The Perfetto's improved water-resistance and breathability are only noticeable during hard efforts in questionable conditions, but Castelli also made a few readily apparent changes to how the jersey fits. First, the brand refined the fit, further eliminating unnecessary material at the usual flap-points for an even more streamlined ride. Castelli also revisited the extended rear storm flap, making it more of a flexible material (similar to Nano Flex) that lies flat rather than blousing out. The rear pockets were also tidied-up, with the drain mesh relocated to three laser cut holes instead of an accordion construction between the pockets and the jersey itself. This contributes to the lower profile storm flap's fit, which in turn improves the overall profile of the jersey.
With the exception of the stretchy Nano Flex inserts in the underarms, the Perfetto's body is made from Windstopper X-Lite Plus fabric. Windstopper X-Lite Plus has 1.4 billion impossibly small pores per square-inch that guard your microclimate jealously. They don't let wind in, but they do let moisture and water vapor out. This claim isn't just based on vague marketing copy, though—the science behind Windstopper X-Lite is measurable in a rating called CFM, which stands for cubic feet per minute, used to measure the volume of air that passes through a fabric in, you guessed it, one minute. In order to be considered truly "windproof," a fabric must register a CFM of equal to or less than 1.0. Windstopper X-Lite Plus actually beats this rating, so you're guaranteed a top that is literally classifiable as windproof.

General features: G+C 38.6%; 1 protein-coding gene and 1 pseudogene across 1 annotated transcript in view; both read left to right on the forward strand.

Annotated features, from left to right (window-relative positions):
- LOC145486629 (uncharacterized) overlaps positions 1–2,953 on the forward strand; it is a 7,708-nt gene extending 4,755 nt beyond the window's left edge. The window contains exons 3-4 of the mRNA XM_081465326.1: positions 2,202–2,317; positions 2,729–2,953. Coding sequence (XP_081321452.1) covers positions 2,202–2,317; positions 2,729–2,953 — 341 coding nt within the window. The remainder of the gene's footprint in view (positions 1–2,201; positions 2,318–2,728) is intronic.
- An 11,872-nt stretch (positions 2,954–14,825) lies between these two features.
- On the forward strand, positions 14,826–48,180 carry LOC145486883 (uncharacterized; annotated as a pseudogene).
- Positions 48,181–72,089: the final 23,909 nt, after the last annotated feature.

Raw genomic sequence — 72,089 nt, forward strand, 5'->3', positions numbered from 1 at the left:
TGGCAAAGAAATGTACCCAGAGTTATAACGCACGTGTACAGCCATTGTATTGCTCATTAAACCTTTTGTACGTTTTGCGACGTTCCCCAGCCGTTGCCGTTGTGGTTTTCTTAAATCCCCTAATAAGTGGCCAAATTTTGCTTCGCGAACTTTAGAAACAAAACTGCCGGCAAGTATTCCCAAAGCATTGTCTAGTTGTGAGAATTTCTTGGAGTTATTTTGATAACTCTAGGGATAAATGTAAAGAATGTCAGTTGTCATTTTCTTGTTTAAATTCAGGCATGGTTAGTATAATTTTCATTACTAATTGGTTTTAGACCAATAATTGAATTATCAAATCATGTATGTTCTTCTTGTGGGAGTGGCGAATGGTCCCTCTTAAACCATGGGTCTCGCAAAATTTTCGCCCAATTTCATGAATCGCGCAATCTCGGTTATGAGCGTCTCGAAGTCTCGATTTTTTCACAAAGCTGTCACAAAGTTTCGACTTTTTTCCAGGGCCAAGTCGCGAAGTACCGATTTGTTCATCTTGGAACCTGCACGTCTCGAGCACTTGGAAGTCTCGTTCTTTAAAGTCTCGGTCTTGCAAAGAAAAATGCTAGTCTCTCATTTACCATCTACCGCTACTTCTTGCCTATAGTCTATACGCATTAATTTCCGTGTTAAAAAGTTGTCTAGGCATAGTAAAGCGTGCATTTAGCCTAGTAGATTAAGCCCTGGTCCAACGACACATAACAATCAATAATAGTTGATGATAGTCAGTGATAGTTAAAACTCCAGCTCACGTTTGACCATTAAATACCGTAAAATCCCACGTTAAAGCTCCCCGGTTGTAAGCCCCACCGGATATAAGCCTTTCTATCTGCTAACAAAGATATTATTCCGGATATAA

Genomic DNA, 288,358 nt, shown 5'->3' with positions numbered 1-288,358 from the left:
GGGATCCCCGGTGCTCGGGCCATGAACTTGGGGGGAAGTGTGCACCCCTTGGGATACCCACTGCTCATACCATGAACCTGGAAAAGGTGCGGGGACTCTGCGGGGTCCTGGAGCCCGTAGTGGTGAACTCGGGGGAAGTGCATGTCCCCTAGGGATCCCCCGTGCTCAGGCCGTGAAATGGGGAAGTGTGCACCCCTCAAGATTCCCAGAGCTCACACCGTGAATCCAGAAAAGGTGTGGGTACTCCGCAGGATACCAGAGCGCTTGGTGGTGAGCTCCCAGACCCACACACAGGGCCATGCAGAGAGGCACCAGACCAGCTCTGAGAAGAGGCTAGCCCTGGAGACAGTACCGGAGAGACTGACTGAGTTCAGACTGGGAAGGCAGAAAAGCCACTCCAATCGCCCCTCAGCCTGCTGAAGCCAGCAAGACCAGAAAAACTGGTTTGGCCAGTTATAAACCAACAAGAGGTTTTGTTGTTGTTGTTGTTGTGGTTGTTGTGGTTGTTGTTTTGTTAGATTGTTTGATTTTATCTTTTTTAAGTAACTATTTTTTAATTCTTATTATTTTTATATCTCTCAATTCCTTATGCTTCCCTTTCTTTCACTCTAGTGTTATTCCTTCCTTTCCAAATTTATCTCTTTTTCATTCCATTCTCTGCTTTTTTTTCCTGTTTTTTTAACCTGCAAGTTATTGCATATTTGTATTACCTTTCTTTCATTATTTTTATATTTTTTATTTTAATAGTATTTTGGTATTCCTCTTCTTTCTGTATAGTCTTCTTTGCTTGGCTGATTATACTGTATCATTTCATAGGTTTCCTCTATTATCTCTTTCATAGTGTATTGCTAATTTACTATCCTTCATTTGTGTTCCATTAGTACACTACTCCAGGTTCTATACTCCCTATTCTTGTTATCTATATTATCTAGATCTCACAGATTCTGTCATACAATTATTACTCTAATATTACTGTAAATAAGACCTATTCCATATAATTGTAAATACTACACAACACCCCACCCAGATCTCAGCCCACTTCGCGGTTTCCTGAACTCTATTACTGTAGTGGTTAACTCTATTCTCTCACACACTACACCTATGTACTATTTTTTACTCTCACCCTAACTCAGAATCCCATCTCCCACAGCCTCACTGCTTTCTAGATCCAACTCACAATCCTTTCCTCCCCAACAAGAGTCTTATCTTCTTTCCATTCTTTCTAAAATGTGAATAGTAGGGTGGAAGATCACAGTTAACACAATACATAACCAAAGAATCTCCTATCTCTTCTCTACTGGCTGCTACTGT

While the Windstopper membrane is impressive, the Perfetto's key defining element is its race-minded fit. The sleeves are forward-oriented and the chest features an abbreviated fit compared to similar offerings from other manufacturers. The Perfetto feels a little tight across the chest while you're standing, but your body fills it out perfectly while stretched out on the bike. Compared to the Gabba, it sits even closer to your chest and stomach, eliminating the pregnant hippo look that so many of us despise in kit designed for cold or inclement weather.